Most hummingbird tongues are long and slender, and are specially adapted for extracting nectar from flowers. The tongue is grooved and fringed with hairs, which trap the nectar and funnel it into the bird’s mouth. Some hummingbird tongues can be as long as the bird’s beak!
I. How does a hummingbird tongue work?
A hummingbird’s tongue is specially adapted to reach nectar deep inside flowers. The tongue is forked, with grooves that channel nectar to the bird’s throat. When the tongue is retracted, it is rolled up like a piece of ribbon. Hummingbirds can flap their wings up to 200 times per second, and they use their long tongues to lap up nectar while in flight.
A. The tongue of a hummingbird is long, thin, and tube-like.
A hummingbird’s tongue is long, thin, and tube-like because they need it to be able to reach the nectar inside of flowers. They also have brush-like hairs on their tongue that help them lap up the nectar.
B. The tongue is attached to the lower jaw, and the muscles that control the tongue are located in the head and neck.
The tongue of a hummingbird is forked, with two narrow strips of tissue called lamellae running along either side of the tongue. The tongue is attached to the lower jaw, and the muscles that control the tongue are located in the head and neck. When the hummingbird extends its tongue to feed, the muscles contract and the tongue rolls out. The lamellae unfold and the tongue flattens. This action enables the hummingbird to lap up nectar from flowers.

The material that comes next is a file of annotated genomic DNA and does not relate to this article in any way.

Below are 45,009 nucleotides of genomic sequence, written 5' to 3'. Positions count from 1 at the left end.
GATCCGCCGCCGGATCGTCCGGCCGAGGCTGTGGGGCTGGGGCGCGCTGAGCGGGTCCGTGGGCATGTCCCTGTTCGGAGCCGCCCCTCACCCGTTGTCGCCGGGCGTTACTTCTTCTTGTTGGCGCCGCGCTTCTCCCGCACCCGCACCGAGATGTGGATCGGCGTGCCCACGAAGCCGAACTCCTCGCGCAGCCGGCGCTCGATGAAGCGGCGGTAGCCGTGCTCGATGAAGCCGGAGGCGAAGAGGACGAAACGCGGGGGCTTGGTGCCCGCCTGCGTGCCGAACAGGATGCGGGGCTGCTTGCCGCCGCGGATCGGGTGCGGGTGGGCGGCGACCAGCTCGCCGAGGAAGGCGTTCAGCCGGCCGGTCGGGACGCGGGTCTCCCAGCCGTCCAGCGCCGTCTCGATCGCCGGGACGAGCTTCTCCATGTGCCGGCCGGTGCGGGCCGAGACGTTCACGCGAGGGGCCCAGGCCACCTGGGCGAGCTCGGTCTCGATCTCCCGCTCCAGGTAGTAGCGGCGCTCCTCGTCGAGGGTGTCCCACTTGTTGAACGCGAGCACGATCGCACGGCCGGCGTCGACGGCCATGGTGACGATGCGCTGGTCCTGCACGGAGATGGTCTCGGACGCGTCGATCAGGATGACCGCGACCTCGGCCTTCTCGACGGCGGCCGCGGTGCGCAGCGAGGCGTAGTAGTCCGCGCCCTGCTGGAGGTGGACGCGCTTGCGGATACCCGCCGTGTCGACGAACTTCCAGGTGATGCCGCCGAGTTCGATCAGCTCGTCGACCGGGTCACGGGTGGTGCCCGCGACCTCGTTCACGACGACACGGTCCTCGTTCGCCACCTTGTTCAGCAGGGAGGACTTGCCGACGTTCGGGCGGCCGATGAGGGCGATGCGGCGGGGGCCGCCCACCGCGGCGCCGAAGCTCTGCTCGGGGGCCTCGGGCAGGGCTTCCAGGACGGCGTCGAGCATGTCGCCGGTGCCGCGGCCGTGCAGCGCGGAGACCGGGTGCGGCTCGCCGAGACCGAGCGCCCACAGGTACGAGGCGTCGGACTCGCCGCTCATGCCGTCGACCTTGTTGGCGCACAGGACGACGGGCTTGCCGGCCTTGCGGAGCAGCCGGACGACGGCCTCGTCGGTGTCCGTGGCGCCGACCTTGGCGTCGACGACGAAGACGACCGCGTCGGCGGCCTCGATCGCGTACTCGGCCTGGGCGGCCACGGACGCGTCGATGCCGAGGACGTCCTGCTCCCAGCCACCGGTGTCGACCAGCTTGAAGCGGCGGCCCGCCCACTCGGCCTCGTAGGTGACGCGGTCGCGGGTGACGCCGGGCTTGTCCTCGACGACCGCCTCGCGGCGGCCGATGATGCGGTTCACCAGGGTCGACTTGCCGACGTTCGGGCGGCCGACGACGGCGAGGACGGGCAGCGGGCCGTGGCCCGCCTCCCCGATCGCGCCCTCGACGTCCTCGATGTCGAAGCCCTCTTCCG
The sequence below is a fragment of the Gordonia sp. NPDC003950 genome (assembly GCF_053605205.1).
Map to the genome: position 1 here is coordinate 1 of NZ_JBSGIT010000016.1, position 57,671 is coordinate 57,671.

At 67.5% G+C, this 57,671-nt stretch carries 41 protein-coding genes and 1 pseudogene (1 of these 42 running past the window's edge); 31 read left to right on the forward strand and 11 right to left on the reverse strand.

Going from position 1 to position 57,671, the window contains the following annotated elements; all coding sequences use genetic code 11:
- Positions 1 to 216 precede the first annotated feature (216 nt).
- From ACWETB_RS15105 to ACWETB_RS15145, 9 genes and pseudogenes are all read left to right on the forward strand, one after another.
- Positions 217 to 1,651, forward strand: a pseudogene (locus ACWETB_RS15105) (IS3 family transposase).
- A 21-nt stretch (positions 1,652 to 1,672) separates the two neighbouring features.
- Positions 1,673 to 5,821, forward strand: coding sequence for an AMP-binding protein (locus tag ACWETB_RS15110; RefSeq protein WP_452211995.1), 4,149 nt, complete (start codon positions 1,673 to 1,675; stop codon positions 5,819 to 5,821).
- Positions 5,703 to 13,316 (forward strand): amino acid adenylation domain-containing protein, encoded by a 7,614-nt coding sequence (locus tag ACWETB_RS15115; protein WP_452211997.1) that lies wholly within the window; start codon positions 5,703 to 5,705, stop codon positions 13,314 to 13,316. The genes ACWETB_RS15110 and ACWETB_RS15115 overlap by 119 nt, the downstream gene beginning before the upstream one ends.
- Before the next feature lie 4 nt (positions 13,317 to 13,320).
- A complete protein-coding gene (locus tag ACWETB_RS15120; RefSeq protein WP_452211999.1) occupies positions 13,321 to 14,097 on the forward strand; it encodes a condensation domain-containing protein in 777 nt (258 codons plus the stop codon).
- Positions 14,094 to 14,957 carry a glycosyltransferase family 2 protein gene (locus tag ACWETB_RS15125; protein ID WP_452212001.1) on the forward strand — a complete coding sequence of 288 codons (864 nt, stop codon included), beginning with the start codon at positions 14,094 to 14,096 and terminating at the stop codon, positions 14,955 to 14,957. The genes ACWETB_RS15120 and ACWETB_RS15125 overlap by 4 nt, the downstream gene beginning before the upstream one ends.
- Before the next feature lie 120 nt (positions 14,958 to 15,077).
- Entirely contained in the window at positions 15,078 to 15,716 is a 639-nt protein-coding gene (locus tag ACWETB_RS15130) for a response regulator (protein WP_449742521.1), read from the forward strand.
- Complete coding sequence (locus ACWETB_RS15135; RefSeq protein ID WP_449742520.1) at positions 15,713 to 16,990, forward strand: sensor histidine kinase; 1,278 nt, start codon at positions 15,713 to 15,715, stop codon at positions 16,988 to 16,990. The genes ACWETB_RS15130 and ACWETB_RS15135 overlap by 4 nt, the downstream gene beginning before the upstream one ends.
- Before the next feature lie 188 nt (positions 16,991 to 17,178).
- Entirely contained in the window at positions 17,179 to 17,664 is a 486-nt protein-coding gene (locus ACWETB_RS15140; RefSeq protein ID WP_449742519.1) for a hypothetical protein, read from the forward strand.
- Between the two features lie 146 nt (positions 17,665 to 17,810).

C. When the hummingbird feeder is approached, the tongue extends out of the beak and quickly unfurls.
When a hummingbird feeder is approached, the tongue extends out of the beak and quickly unfurls. The tongue is forked at the end, and each fork has a row of tiny backward-facing spines. These spines help the hummingbird lap up nectar from flowers. The tongue is also very long, and can extend up to twice the length of the beak. When the hummingbird is not feeding, the tongue is coiled up inside the beak.
D. The tongue then curls back up into the beak, drawing the nectar up with it.
When a hummingbird hovers in front of a flower, it uses its long, thin tongue to lap up nectar. The tongue is split into two thin tubes, which the hummingbird can extend and curl back up into its beak. The nectar is drawn up the tongue and into the hummingbird’s mouth, where it can be swallowed.
E. The nectar is then stored in the crop, a small pouch located just below the hummingbird’s throat.
When a hummingbird sips nectar from a flower, the nectar is stored in the crop, a small pouch located just below the hummingbird’s throat. The crop is a muscular sac that stores the nectar until the hummingbird is ready to digest it. The crop also serves as a reservoir of nectar, so that the hummingbird can continue to feed even when nectar is not readily available.
The tongue of a hummingbird is long, thin, and extremely flexible. It is covered in tiny hairs that help the bird lap up nectar from flowers. The tongue can extend up to twice the length of the bird’s beak.